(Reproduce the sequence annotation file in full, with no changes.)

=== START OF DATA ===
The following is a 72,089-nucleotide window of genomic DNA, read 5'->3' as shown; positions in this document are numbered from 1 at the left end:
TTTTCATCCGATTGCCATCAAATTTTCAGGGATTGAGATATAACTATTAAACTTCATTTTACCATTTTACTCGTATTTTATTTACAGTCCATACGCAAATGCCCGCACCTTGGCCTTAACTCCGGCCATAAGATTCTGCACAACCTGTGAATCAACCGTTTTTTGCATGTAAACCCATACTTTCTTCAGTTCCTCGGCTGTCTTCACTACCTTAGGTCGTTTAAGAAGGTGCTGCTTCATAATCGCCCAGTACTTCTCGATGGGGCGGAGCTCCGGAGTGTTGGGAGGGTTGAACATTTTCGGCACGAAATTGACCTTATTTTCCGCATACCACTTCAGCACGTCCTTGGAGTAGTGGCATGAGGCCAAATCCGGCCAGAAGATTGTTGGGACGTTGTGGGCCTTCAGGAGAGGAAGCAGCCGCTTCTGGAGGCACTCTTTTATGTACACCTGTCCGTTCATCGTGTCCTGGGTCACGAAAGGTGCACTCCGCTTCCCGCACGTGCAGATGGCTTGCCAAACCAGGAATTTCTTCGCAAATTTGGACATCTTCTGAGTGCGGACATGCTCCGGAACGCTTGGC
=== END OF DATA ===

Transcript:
The following is a 72,089-nucleotide window of genomic DNA, read 5'->3' as shown; positions in this document are numbered from 1 at the left end:
TTTTCATCCGATTGCCATCAAATTTTCAGGGATTGAGATATAACTATTAAACTTCATTTTACCATTTTACTCGTATTTTATTTACAGTCCATACGCAAATGCCCGCACCTTGGCCTTAACTCCGGCCATAAGATTCTGCACAACCTGTGAATCAACCGTTTTTTGCATGTAAACCCATACTTTCTTCAGTTCCTCGGCTGTCTTCACTACCTTAGGTCGTTTAAGAAGGTGCTGCTTCATAATCGCCCAGTACTTCTCGATGGGGCGGAGCTCCGGAGTGTTGGGAGGGTTGAACATTTTCGGCACGAAATTGACCTTATTTTCCGCATACCACTTCAGCACGTCCTTGGAGTAGTGGCATGAGGCCAAATCCGGCCAGAAGATTGTTGGGACGTTGTGGGCCTTCAGGAGAGGAAGCAGCCGCTTCTGGAGGCACTCTTTTATGTACACCTGTCCGTTCATCGTGTCCTGGGTCACGAAAGGTGCACTCCGCTTCCCGCACGTGCAGATGGCTTGCCAAACCAGGAATTTCTTCGCAAATTTGGACATCTTCTGAGTGCGGACATGCTCCGGAACGCTTGGC